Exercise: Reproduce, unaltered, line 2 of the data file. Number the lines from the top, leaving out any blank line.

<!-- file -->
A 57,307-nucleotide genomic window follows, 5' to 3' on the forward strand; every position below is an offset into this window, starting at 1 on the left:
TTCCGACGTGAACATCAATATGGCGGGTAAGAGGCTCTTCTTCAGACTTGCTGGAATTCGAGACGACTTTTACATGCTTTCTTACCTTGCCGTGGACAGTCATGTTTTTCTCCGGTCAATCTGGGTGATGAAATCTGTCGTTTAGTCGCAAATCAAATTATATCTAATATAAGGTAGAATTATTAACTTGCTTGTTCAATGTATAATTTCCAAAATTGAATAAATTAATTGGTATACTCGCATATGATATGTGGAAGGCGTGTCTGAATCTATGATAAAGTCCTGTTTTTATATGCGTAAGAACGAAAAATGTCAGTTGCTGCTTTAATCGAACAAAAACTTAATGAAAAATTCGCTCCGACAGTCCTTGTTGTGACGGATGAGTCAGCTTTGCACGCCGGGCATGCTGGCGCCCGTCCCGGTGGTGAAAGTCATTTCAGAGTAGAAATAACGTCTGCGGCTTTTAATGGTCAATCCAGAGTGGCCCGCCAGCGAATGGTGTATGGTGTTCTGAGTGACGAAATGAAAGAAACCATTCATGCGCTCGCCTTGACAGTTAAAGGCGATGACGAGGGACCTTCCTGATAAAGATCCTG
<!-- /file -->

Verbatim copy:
TTCCGACGTGAACATCAATATGGCGGGTAAGAGGCTCTTCTTCAGACTTGCTGGAATTCGAGACGACTTTTACATGCTTTCTTACCTTGCCGTGGACAGTCATGTTTTTCTCCGGTCAATCTGGGTGATGAAATCTGTCGTTTAGTCGCAAATCAAATTATATCTAATATAAGGTAGAATTATTAACTTGCTTGTTCAATGTATAATTTCCAAAATTGAATAAATTAATTGGTATACTCGCATATGATATGTGGAAGGCGTGTCTGAATCTATGATAAAGTCCTGTTTTTATATGCGTAAGAACGAAAAATGTCAGTTGCTGCTTTAATCGAACAAAAACTTAATGAAAAATTCGCTCCGACAGTCCTTGTTGTGACGGATGAGTCAGCTTTGCACGCCGGGCATGCTGGCGCCCGTCCCGGTGGTGAAAGTCATTTCAGAGTAGAAATAACGTCTGCGGCTTTTAATGGTCAATCCAGAGTGGCCCGCCAGCGAATGGTGTATGGTGTTCTGAGTGACGAAATGAAAGAAACCATTCATGCGCTCGCCTTGACAGTTAAAGGCGATGACGAGGGACCTTCCTGATAAAGATCCTG